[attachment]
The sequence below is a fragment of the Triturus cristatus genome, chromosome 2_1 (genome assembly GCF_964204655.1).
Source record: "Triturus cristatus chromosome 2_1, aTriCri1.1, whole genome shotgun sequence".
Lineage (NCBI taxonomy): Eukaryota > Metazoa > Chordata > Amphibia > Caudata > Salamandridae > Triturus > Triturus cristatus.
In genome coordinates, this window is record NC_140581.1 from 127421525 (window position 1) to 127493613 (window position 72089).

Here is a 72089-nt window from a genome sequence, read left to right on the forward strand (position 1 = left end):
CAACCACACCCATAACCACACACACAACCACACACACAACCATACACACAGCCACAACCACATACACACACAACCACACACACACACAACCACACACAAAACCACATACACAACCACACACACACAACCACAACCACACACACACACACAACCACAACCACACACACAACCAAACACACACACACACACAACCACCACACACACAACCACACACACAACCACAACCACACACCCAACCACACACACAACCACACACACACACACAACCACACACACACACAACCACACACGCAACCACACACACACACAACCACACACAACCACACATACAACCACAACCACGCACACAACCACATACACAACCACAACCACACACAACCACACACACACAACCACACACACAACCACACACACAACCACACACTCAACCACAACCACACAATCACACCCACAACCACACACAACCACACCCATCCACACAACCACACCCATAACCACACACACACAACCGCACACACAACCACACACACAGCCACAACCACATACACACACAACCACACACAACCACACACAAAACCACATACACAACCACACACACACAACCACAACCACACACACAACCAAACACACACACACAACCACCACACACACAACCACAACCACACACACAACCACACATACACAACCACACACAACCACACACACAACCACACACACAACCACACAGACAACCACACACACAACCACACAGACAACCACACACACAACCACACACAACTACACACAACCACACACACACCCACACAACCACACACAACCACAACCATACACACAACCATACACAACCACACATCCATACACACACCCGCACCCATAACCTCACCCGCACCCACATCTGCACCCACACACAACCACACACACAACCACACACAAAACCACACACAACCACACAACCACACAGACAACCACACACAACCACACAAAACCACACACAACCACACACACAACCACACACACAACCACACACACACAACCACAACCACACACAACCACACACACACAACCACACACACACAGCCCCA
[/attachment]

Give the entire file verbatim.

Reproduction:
The sequence below is a fragment of the Triturus cristatus genome, chromosome 2_1 (genome assembly GCF_964204655.1).
Source record: "Triturus cristatus chromosome 2_1, aTriCri1.1, whole genome shotgun sequence".
Lineage (NCBI taxonomy): Eukaryota > Metazoa > Chordata > Amphibia > Caudata > Salamandridae > Triturus > Triturus cristatus.
In genome coordinates, this window is record NC_140581.1 from 127421525 (window position 1) to 127493613 (window position 72089).

Here is a 72089-nt window from a genome sequence, read left to right on the forward strand (position 1 = left end):
CAACCACACCCATAACCACACACACAACCACACACACAACCATACACACAGCCACAACCACATACACACACAACCACACACACACACAACCACACACAAAACCACATACACAACCACACACACACAACCACAACCACACACACACACACAACCACAACCACACACACAACCAAACACACACACACACACAACCACCACACACACAACCACACACACAACCACAACCACACACCCAACCACACACACAACCACACACACACACACAACCACACACACACACAACCACACACGCAACCACACACACACACAACCACACACAACCACACATACAACCACAACCACGCACACAACCACATACACAACCACAACCACACACAACCACACACACACAACCACACACACAACCACACACACAACCACACACTCAACCACAACCACACAATCACACCCACAACCACACACAACCACACCCATCCACACAACCACACCCATAACCACACACACACAACCGCACACACAACCACACACACAGCCACAACCACATACACACACAACCACACACAACCACACACAAAACCACATACACAACCACACACACACAACCACAACCACACACACAACCAAACACACACACACAACCACCACACACACAACCACAACCACACACACAACCACACATACACAACCACACACAACCACACACACAACCACACACACAACCACACAGACAACCACACACACAACCACACAGACAACCACACACACAACCACACACAACTACACACAACCACACACACACCCACACAACCACACACAACCACAACCATACACACAACCATACACAACCACACATCCATACACACACCCGCACCCATAACCTCACCCGCACCCACATCTGCACCCACACACAACCACACACACAACCACACACAAAACCACACACAACCACACAACCACACAGACAACCACACACAACCACACAAAACCACACACAACCACACACACAACCACACACACAACCACACACACACAACCACAACCACACACAACCACACACACACAACCACACACACACAGCCCCA